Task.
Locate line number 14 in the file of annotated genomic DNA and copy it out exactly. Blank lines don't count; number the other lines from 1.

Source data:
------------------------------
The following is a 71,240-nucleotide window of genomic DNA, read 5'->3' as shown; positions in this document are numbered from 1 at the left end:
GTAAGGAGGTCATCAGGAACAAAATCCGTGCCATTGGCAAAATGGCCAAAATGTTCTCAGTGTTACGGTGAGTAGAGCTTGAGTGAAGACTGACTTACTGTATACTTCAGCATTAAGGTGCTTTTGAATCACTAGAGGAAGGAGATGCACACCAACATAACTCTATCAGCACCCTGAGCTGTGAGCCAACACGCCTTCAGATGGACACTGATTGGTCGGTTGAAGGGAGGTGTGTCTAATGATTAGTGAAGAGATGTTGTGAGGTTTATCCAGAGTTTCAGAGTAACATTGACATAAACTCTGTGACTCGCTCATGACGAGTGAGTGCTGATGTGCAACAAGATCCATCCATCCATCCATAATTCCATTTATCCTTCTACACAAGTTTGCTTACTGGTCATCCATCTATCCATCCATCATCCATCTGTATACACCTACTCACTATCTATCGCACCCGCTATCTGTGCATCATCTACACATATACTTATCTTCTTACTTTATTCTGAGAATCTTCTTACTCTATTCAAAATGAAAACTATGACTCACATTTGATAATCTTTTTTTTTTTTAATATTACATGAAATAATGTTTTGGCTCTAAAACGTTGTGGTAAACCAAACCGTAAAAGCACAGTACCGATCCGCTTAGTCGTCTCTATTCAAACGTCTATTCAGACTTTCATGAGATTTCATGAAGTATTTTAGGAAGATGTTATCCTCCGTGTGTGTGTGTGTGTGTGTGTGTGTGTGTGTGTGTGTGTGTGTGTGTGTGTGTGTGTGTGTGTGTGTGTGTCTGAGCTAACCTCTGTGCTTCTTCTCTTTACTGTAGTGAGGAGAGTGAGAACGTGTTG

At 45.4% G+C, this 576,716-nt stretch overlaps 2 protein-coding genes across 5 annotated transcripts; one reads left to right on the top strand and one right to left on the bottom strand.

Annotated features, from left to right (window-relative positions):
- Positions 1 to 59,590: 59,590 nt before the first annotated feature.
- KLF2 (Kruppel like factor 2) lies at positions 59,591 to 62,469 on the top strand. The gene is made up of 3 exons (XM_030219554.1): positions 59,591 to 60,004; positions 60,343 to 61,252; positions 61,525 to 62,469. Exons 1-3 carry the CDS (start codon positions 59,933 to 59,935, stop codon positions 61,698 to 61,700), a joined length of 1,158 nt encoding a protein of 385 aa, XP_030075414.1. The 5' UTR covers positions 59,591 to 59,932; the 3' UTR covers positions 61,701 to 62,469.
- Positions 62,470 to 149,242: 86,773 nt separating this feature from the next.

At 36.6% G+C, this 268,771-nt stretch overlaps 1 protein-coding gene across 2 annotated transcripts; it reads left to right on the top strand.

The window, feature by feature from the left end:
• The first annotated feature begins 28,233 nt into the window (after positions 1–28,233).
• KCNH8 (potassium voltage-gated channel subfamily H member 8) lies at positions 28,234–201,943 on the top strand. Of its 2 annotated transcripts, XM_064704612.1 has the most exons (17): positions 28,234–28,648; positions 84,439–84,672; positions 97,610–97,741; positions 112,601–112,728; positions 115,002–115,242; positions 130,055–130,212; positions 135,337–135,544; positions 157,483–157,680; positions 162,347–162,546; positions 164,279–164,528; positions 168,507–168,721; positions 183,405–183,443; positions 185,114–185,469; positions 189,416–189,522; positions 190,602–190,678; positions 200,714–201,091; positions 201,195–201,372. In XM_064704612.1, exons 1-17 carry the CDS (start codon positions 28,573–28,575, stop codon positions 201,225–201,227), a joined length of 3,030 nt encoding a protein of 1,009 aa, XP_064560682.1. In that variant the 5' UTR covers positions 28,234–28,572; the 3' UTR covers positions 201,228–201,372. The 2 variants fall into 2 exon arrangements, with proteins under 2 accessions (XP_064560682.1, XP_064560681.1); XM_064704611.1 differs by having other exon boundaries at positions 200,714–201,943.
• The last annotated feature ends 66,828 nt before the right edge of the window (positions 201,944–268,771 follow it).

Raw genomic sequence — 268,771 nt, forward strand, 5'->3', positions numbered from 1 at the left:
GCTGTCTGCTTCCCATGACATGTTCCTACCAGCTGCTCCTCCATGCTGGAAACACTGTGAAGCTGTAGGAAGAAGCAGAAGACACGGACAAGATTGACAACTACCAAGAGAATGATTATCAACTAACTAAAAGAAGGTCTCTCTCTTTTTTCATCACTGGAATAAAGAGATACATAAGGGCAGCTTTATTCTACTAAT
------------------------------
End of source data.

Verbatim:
GCTGTCTGCTTCCCATGACATGTTCCTACCAGCTGCTCCTCCATGCTGGAAACACTGTGAAGCTGTAGGAAGAAGCAGAAGACACGGACAAGATTGACAACTACCAAGAGAATGATTATCAACTAACTAAAAGAAGGTCTCTCTCTTTTTTCATCACTGGAATAAAGAGATACATAAGGGCAGCTTTATTCTACTAAT